Homeownership has been falling over the last few years in much of the United States, but the decline among younger adults has been particularly striking. The homeownership rate in the 25 to 34 age group fell by nearly 8 percentage points from 2004 to 2013 according to a recent report from Harvard University’s Joint Center for Housing Studies. As pointed out by writer Lisa Prevost, over the same period, student debt surged by more than 400 percent to top $1 trillion, a run-up that dwarfs the surge in mortgage debt during the housing bubble. The connection between student debt and declining homeownership appears unassailable based on these data.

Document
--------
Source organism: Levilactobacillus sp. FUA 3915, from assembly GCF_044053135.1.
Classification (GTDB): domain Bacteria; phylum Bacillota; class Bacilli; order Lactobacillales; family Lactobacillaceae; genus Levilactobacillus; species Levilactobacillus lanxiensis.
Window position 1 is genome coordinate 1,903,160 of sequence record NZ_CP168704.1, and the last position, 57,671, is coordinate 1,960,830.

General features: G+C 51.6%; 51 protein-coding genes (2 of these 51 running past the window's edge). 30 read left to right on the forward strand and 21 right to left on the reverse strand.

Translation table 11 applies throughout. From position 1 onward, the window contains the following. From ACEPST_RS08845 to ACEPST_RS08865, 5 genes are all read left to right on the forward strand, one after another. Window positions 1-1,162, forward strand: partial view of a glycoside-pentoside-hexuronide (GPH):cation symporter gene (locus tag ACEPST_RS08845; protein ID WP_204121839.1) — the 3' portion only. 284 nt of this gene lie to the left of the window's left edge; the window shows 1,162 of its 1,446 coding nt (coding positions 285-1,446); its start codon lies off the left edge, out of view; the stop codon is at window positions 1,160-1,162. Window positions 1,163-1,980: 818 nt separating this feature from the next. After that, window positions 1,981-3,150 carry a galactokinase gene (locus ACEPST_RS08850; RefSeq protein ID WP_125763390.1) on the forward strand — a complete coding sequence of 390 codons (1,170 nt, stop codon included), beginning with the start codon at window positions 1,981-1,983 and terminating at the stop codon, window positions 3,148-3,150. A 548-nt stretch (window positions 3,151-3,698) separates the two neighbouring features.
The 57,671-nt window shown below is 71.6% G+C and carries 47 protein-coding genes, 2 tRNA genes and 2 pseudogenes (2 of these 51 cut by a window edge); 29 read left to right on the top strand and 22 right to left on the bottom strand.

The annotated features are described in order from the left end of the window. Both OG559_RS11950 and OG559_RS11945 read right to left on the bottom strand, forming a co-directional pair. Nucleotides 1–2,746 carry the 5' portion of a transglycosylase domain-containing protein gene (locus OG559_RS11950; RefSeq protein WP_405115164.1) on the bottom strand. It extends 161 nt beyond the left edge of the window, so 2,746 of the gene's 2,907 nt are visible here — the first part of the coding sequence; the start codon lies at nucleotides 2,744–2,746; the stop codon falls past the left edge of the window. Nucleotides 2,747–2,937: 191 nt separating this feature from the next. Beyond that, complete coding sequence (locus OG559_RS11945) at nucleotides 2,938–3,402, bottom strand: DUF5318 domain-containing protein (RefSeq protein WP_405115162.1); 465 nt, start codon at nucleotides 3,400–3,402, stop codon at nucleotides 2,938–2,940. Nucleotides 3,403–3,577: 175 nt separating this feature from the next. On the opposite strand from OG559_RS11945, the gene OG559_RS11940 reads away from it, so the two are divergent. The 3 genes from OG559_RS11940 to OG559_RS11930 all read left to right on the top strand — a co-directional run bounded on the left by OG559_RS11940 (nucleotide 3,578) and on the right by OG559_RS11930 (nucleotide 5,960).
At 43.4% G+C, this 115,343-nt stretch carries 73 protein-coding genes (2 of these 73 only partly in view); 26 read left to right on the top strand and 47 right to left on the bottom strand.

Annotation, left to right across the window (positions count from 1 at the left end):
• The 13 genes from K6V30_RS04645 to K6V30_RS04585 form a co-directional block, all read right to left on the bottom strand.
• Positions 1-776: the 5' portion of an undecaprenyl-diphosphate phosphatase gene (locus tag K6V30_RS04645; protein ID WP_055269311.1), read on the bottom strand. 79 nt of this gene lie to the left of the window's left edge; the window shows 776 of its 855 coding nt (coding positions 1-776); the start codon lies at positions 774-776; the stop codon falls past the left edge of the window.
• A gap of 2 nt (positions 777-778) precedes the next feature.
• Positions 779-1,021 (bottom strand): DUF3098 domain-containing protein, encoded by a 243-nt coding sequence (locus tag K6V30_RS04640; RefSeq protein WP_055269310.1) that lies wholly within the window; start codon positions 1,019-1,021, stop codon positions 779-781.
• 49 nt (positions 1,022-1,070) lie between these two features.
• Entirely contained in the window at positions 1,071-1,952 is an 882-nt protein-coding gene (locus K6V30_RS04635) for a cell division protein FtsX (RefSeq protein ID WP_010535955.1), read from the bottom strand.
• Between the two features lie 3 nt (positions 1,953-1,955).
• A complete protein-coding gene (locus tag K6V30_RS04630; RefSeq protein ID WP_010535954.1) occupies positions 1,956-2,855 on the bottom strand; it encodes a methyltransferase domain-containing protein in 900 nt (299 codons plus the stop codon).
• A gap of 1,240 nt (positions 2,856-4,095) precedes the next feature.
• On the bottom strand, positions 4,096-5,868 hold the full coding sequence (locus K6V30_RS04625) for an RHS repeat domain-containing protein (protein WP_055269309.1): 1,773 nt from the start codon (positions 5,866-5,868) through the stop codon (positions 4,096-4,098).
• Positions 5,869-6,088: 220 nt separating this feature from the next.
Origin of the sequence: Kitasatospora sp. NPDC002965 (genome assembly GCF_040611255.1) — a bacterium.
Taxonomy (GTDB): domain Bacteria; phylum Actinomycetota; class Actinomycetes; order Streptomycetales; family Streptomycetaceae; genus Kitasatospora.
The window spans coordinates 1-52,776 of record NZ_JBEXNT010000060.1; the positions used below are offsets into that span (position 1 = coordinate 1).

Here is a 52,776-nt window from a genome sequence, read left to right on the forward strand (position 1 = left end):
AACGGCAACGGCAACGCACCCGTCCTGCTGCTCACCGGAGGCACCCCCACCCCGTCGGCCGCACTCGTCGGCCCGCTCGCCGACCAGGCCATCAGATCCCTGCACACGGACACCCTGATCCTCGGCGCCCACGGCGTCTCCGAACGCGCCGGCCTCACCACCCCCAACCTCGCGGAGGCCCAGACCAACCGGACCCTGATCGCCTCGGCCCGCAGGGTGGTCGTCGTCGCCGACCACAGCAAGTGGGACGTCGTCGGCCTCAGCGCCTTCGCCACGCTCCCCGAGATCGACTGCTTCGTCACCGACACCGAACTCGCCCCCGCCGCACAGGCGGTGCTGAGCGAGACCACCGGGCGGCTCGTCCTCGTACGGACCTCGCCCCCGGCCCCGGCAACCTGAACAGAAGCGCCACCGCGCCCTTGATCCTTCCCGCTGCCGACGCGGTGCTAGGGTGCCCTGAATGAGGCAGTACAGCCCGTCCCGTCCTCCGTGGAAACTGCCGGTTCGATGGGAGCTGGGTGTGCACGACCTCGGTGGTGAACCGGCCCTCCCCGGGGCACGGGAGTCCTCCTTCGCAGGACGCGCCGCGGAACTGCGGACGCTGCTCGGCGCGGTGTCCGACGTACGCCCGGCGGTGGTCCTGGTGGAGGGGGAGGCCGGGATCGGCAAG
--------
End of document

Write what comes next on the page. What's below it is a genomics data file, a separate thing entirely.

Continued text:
But not everyone is convinced. Beth Akers, a fellow at the Brookings Institution, concludes that there is not necessarily a causal relationship and that research indicating that there is one could be misleading. Her research indicates that while the level of education debt has risen among young households, the monthly burden of student loan repayment has not increased significantly over the past two decades, in part because of longer repayment terms. Moreover, extremely high burdens remain rare. In 2010, about 75 percent of households with people ages 20 to 40 had education debt of $20,000 or less.